Freezing oil production simply won’t cut it. For the oil markets to begin moving to the upside anytime soon, Saudi Arabia and the other major oil producers need to cut production. Without such a cut, expect oil prices to remain relatively weak for some time.
Saudi Arabia’s oil minister, Ali Al-Naimi, told a packed audience of energy executives at the annual IHS Cera conference in Houston on Tuesday morning that his country was no longer willing to curb its production or facilitate a round of production cuts with other oil exporters to stabilize energy prices.
Instead, Naimi said that Saudi Arabia would be willing to freeze oil production at current levels, but only if enough countries agreed to join in. Last week, Naimi met with Russia’s energy minister, Alexander Novak, to discuss a potential freeze, but nothing was agreed to at that meeting. Naimi said on Tuesday that he plans on meeting with other nations in March to discuss the situation, but he made no promises that a freeze was in the cards.
News that cuts were off the table sent oil prices plummeting on Tuesday morning, with the WTI falling nearly 5% to $31.75 a barrel. While the market didn’t think that the Saudis were going to unilaterally cut their own production, there was hope that the oil giant would eventually break down and work with fellow oil producers to negotiate a coordinated cut of some sort.
“Freezing now at the January level is adequate for the market, we believe,” Al-Naimi told reporters in Doha last week. “It is the beginning of a process, which we will assess in the next few months and decide if we need other steps to stabilize and improve the market.”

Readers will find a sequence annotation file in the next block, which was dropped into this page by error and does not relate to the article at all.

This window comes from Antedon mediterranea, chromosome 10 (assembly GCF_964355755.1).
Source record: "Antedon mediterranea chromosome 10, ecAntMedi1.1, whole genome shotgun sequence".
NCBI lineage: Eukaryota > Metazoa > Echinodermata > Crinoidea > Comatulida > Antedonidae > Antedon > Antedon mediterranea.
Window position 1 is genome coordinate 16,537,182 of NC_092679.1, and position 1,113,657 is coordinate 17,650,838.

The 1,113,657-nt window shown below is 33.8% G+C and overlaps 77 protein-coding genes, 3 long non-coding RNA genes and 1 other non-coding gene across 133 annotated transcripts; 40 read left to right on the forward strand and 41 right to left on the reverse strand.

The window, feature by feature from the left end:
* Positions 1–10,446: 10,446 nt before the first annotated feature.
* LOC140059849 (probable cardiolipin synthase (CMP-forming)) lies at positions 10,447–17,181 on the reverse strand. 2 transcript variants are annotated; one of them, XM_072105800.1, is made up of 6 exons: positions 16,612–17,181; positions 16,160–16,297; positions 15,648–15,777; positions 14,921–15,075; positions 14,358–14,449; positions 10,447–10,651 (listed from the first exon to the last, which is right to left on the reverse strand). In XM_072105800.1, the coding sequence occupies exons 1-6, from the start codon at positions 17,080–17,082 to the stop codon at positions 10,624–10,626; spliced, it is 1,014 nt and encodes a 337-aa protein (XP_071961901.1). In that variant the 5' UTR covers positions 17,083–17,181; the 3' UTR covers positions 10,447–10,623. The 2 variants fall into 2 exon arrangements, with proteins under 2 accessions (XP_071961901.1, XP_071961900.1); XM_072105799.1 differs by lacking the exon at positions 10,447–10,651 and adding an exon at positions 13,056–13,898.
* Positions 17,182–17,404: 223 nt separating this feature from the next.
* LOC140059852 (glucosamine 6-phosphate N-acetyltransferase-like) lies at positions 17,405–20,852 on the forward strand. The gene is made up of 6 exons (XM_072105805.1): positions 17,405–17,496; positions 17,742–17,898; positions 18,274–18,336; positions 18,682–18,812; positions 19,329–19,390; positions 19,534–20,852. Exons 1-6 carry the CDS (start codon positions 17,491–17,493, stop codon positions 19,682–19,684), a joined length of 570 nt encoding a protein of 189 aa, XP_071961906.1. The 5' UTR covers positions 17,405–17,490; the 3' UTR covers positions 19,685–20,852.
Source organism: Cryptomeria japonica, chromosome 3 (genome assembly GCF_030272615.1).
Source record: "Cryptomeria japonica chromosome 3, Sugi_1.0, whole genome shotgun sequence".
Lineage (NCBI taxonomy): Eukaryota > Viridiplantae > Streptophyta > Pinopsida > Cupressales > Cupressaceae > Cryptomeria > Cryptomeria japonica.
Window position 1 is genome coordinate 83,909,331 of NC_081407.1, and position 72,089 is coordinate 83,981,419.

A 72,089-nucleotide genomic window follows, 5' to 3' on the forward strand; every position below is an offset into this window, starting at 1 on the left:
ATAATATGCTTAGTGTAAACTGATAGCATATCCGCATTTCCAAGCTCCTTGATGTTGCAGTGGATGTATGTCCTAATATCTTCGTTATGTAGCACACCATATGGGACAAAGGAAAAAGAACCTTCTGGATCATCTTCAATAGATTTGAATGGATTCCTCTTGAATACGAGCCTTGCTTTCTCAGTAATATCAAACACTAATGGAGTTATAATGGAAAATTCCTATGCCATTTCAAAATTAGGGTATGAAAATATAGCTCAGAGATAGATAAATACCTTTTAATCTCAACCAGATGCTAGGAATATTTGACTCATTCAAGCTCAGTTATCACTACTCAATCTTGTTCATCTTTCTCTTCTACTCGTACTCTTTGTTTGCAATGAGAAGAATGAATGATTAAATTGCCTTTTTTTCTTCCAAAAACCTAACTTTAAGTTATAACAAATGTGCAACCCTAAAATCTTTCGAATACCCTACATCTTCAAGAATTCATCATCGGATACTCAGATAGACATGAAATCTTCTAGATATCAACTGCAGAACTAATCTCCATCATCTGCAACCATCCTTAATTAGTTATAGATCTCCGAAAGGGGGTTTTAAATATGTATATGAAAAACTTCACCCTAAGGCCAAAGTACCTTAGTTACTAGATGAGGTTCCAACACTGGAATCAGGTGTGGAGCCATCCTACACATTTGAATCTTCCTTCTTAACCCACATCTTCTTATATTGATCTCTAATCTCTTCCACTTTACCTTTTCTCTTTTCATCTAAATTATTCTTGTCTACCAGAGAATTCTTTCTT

Even if Naimi is able to secure an oil production freeze with Russia, it won’t do much to stabilize the markets. It turns out that production levels this past winter in both countries were high—very high. In Russia, oil production rose to 10.989 million barrels a day in January, the highest production level ever recorded for the country in the post-Soviet era. Saudi Arabia, meanwhile, produced 9.96 million barrels a day, which, while down from its peak of 10.25 million barrels a day, is still 350,000 barrels a day higher than what it was during the same month last year.
Freezing production at what appears to be record and near-record highs for both countries seems, well, unimpressive. The only positive thing here for oil bulls is that Saudi Arabia won’t be turning its oil spigots to full blast. The country could produce an extra 2.5 million barrels of oil per day if it wanted to. But it rarely, if ever, produces at full blast, and no one really expects them to do that now, or ever. Saudi Arabia is expected to produce an average of 10 million barrels a day this year, roughly equal to what the country produced in January.
So, what will it take for oil prices to move back up?
Last year, the world produced, on average, around 1.8 million barrels of oil per day in excess of global demand. Those extra barrels went into storage tanks, adding to the glut in oil stockpiles across the globe, particularly in North America. There is currently around three billion barrels of oil in commercial storage tanks across the world, according to the International Energy Agency, a record. That is equal to around a full month of global oil consumption (which is a lot). So for prices to rise, the market needs to not only knock out the overhang in production, it also needs to eat away at all the oil in storage tanks as well.